After the relentless five-day grind of the work week, I fall into my Saturdays like a warm down comforter. It exists as this glorious standalone entity – the laborious days before it seems to dissolve into oblivion and I pay no mind to Sunday. For Sunday is the day before Monday, and therefore is the most foreboding of all the days. And so, Saturdays are sacred.
For some people, Saturdays are about laughs with friends, concerts, rock climbing, and water sports — at least that’s what I’ve gathered from every beer commercial I’ve ever seen. And then there are others who spend Saturday eating things off toothpicks at Costco or pulling weeds from the cracks in the driveways of their starter homes. But for me, Saturday falls somewhere between jet skis and Costco meatballs. It’s about slowing down, clearing the to-do list, and recalibrating my lens.
All week, I am rushing, rushing, rushing – to work, to rehearsal, to an endless barrage of red lights and road construction during rush hour. And as I rush around, my children slowly become myopic figures in a picture of cluttered obligations. On Saturday, when my kids storm my bedroom at sunrise, I rub the sleep from my eyes and watch their faces sharpen while the rest of the world blurs in their wake. There are no conference calls or deadlines to steal my attention on Saturday.
On those Saturdays in which I’m feeling particularly fresh and maternal, I’ll commit to taking the kids to the park. “Who wants to go to the playground?” I exclaimed in my SUV one such Saturday, watching the kids’ faces light up in the rearview mirror. The words escaped my lips before I considered warmer alternatives like, “Who wants to lie on the couch and watch Mind of a Chef all afternoon?” It was February in Chicago, so the ground was frozen solid and the wind had a substantial bite to it. Of course, to children, this is of no consequence; their warm blood makes them tiny little space heaters that can play tag in below-freezing temperatures for a very long time before suddenly realizing that Midwestern winters actually suck.
We parked at the playground and I was very happy to see the place empty. It’s not that I’m anti-social, it’s just that while I’m recalibrating my life lens, I don’t want to have to passive aggressively correct someone else’s kid when they try climbing up the slide while my kid is sliding down. Like, don’t be a snot-nosed tyrant when I’m trying to harness my chi, you know? So there we were in this empty park, the sky a bright, saturated blue, the trees bare and cold-looking, my two in-focus children giggling on the swing set as I took snapped photos.
This is what being a parent is all about, I thought to myself. A whimsical weekend with the kids, making it count. This was work-life balance and I was nailing it.
Then, out of the corner of my eye, I saw a car pull into the parking lot. Shit, I thought. Other people. Now I can’t take a “Having fun with the kids!” selfie without looking like an idiot. It was a minivan with a variety of school bumper stickers adorning its rear window. Surely it would be packed to the gills with kids, cold and flu strains, and a couple of dogs. Instead, only a woman in her 30s slid out. She had the Suburban Mom aesthetic down – brassy blonde hair with smidge of dark roots grown in. Her skinny jeans were tucked into UGGs and she held a Starbucks cup identical to the one in my hand. She grabbed her coat from the backseat, which I saw filled with empty booster seats. I waited for the dogs – maybe she was taking them for a walk on the nature trail – but she slid the door shut and walked over to a nearby bench alone.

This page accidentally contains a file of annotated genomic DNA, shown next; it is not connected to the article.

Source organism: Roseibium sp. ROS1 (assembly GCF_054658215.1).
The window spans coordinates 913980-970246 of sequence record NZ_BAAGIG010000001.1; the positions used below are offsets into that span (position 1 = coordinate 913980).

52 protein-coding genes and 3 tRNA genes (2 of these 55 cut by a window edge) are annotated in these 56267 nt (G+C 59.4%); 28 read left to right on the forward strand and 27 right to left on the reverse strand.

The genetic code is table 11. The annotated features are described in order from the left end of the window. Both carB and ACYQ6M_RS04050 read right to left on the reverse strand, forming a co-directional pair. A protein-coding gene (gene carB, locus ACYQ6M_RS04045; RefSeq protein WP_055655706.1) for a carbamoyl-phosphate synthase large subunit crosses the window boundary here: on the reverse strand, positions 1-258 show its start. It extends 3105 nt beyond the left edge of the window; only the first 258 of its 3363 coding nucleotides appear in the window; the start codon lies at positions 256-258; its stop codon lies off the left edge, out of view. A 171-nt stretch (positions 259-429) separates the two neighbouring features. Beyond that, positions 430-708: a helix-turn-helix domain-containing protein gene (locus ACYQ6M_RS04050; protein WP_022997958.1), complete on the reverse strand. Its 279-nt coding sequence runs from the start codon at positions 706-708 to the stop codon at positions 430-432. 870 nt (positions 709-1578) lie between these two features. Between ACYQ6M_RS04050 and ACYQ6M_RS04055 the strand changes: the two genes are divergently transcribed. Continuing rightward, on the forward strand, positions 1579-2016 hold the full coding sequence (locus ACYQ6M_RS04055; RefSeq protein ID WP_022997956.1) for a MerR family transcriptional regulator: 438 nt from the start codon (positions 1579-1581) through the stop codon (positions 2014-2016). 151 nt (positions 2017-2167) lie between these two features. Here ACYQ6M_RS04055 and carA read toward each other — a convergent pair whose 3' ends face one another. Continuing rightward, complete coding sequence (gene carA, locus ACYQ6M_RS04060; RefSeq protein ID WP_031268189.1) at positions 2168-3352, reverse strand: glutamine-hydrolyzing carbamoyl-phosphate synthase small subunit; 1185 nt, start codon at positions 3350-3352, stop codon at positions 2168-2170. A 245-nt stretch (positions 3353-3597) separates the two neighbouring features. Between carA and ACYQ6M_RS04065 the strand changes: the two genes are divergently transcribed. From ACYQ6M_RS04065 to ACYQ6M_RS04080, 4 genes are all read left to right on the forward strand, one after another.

“Push me, Mommy!” my daughter yelled from her swing. I kept the woman in the corner of my eye as I gave the kids another push. Who voluntarily sits in nature if they don’t have their kids or dogs along to frolic in the winter air, I thought. That’s not whimsical. That’s just weird. Then, I watched her pull out a pack of cigarettes and smack them into her palm. She drew out one, placed it between her lips, and lit it with a match. Entranced, I watched her inhale deeply, close her eyes, and blow the smoke into the same golden sunlight that was blanketing our day of family fun.
Here we were, two women sitting 50 feet from one another in the quiet epicenter of the suburban sprawl. On the surface, we appeared to be doing two completely opposite things. But, as I sat there watching her smoke that cigarette with the same determined focus as that of an artist painting her masterpiece, it occurred to me that we were doing the same thing.
While my grueling work week tried its damnedest to relegate my family to fuzzy background of my mind’s eye, perhaps her days of car lines, dinner prep, and field trips had done the same – but in her case, maybe it was she who had become a blur. And isn’t that the perpetual cycle of parenthood? A tricky balance between the needs of self and the needs of everything (and everyone) else? Most days it’s a constant exercise in zooming in and zooming out, and every once in a while – if only for 15 minutes – it all lines up. Sometimes it takes a Saturday trip to the park, and sometimes it takes a secret pack of Marlboros. In the end, though, we’re all just trying to make it work.
As my swing-pushing hands grew cold and the kids’ teeth began to chatter, we began the slow trudge back to the car. Their whiny protests echoed off the trees as I buckled them into their car seats, and I felt my shoulders tense in anticipation of the cranky drive ahead. As I walked back around to the driver side, I exchanged passing glances with the woman before she got into her van. We drove off in opposite directions, headed to the same place.